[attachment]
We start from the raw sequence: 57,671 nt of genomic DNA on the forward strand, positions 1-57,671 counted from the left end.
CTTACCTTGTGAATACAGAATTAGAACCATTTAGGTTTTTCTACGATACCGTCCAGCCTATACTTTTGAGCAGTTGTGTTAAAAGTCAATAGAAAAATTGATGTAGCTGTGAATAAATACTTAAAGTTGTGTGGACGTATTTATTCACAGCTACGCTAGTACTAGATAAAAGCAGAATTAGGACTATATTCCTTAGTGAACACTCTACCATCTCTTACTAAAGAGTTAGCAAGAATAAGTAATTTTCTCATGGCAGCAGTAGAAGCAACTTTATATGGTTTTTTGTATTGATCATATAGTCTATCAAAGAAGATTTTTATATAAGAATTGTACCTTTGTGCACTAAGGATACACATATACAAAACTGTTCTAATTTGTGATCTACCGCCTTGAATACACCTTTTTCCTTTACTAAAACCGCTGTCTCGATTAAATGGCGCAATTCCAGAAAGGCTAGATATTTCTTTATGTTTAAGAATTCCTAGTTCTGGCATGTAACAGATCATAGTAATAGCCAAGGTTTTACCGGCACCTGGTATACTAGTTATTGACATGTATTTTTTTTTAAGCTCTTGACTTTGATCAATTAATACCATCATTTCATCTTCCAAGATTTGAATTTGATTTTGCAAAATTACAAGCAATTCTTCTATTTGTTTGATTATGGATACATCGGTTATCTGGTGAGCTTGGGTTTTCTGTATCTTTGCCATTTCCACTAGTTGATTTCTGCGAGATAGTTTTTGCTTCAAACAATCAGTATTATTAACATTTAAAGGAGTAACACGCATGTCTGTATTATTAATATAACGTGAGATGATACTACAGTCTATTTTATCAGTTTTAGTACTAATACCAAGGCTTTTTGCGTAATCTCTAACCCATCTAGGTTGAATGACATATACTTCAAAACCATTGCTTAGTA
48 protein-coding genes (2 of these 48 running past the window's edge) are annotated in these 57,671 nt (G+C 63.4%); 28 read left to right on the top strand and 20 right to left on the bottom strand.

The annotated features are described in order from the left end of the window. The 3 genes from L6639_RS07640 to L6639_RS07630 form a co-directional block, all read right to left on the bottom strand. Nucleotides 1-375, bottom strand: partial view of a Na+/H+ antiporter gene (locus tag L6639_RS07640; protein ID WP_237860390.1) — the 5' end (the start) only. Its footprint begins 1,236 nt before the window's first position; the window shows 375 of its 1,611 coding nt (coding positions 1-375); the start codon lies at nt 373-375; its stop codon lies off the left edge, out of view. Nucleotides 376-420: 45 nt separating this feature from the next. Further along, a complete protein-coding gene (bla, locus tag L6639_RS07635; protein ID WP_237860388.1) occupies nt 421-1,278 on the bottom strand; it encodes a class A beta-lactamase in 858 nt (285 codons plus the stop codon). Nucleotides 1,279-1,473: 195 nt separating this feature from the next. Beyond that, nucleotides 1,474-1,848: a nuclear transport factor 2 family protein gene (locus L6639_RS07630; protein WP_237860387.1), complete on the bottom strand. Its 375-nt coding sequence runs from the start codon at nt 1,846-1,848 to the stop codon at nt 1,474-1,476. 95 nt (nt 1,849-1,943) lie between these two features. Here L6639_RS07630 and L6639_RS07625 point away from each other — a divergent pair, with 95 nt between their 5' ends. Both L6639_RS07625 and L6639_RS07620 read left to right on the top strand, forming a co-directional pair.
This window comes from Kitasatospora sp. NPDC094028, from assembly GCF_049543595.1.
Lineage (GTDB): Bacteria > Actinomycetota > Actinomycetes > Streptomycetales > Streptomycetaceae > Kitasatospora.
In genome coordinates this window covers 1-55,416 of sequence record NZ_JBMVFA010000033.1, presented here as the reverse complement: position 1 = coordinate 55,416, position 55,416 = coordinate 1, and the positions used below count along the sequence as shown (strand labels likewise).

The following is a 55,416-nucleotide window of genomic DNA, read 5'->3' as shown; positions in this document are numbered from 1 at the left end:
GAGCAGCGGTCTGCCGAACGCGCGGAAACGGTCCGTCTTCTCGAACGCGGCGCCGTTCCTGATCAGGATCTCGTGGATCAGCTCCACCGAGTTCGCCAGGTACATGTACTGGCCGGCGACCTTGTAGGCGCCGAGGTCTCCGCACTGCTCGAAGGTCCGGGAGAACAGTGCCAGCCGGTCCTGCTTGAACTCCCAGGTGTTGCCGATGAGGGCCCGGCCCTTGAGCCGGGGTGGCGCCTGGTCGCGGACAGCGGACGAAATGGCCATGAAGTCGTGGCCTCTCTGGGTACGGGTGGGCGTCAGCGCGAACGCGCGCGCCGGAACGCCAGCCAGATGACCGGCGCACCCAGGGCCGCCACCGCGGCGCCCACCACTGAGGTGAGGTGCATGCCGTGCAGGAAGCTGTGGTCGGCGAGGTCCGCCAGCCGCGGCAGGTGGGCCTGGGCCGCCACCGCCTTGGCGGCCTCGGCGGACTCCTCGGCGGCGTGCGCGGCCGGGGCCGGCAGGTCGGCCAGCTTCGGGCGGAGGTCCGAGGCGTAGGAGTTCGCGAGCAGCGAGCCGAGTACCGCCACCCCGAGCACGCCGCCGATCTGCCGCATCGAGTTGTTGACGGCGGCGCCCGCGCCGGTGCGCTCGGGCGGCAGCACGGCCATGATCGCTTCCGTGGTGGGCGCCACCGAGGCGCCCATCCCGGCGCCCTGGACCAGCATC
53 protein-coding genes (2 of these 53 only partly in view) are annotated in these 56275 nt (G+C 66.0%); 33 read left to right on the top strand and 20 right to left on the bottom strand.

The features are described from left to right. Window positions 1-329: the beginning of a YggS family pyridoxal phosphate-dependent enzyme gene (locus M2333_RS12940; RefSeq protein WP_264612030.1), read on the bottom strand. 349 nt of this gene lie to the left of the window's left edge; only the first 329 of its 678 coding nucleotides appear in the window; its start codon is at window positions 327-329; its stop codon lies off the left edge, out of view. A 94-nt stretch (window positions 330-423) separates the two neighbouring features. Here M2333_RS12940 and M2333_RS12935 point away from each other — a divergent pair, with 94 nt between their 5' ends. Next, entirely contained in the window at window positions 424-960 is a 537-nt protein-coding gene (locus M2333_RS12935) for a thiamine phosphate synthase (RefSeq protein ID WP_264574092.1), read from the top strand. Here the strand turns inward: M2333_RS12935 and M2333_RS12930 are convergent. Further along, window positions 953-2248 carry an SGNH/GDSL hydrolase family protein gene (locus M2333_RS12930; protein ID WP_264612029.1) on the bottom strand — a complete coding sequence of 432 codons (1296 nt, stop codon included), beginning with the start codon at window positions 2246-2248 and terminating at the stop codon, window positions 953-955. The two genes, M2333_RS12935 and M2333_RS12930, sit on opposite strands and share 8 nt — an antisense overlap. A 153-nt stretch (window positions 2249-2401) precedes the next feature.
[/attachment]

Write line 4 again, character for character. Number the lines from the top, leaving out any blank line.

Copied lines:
The annotated features are described in order from the left end of the window. The 3 genes from L6639_RS07640 to L6639_RS07630 form a co-directional block, all read right to left on the bottom strand. Nucleotides 1-375, bottom strand: partial view of a Na+/H+ antiporter gene (locus tag L6639_RS07640; protein ID WP_237860390.1) — the 5' end (the start) only. Its footprint begins 1,236 nt before the window's first position; the window shows 375 of its 1,611 coding nt (coding positions 1-375); the start codon lies at nt 373-375; its stop codon lies off the left edge, out of view. Nucleotides 376-420: 45 nt separating this feature from the next. Further along, a complete protein-coding gene (bla, locus tag L6639_RS07635; protein ID WP_237860388.1) occupies nt 421-1,278 on the bottom strand; it encodes a class A beta-lactamase in 858 nt (285 codons plus the stop codon). Nucleotides 1,279-1,473: 195 nt separating this feature from the next. Beyond that, nucleotides 1,474-1,848: a nuclear transport factor 2 family protein gene (locus L6639_RS07630; protein WP_237860387.1), complete on the bottom strand. Its 375-nt coding sequence runs from the start codon at nt 1,846-1,848 to the stop codon at nt 1,474-1,476. 95 nt (nt 1,849-1,943) lie between these two features. Here L6639_RS07630 and L6639_RS07625 point away from each other — a divergent pair, with 95 nt between their 5' ends. Both L6639_RS07625 and L6639_RS07620 read left to right on the top strand, forming a co-directional pair.